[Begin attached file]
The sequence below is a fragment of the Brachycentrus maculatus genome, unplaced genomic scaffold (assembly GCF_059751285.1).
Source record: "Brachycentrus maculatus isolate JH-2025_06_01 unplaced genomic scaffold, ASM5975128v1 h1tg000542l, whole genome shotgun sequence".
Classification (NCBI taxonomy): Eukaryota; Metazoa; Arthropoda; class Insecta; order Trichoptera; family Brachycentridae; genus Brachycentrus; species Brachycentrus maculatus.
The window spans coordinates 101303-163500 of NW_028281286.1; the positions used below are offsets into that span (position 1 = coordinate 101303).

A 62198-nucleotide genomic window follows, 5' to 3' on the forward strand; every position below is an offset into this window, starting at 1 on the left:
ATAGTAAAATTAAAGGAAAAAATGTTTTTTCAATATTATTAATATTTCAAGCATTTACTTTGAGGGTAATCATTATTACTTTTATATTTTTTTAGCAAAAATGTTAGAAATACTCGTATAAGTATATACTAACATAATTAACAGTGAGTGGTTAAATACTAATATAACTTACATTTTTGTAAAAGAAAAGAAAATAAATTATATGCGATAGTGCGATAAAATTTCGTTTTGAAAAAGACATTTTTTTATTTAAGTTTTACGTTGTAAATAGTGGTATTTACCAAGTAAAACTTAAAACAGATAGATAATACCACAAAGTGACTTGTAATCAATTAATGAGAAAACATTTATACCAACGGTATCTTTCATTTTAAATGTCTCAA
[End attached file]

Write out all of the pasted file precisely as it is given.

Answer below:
The sequence below is a fragment of the Brachycentrus maculatus genome, unplaced genomic scaffold (assembly GCF_059751285.1).
Source record: "Brachycentrus maculatus isolate JH-2025_06_01 unplaced genomic scaffold, ASM5975128v1 h1tg000542l, whole genome shotgun sequence".
Classification (NCBI taxonomy): Eukaryota; Metazoa; Arthropoda; class Insecta; order Trichoptera; family Brachycentridae; genus Brachycentrus; species Brachycentrus maculatus.
The window spans coordinates 101303-163500 of NW_028281286.1; the positions used below are offsets into that span (position 1 = coordinate 101303).

A 62198-nucleotide genomic window follows, 5' to 3' on the forward strand; every position below is an offset into this window, starting at 1 on the left:
ATAGTAAAATTAAAGGAAAAAATGTTTTTTCAATATTATTAATATTTCAAGCATTTACTTTGAGGGTAATCATTATTACTTTTATATTTTTTTAGCAAAAATGTTAGAAATACTCGTATAAGTATATACTAACATAATTAACAGTGAGTGGTTAAATACTAATATAACTTACATTTTTGTAAAAGAAAAGAAAATAAATTATATGCGATAGTGCGATAAAATTTCGTTTTGAAAAAGACATTTTTTTATTTAAGTTTTACGTTGTAAATAGTGGTATTTACCAAGTAAAACTTAAAACAGATAGATAATACCACAAAGTGACTTGTAATCAATTAATGAGAAAACATTTATACCAACGGTATCTTTCATTTTAAATGTCTCAA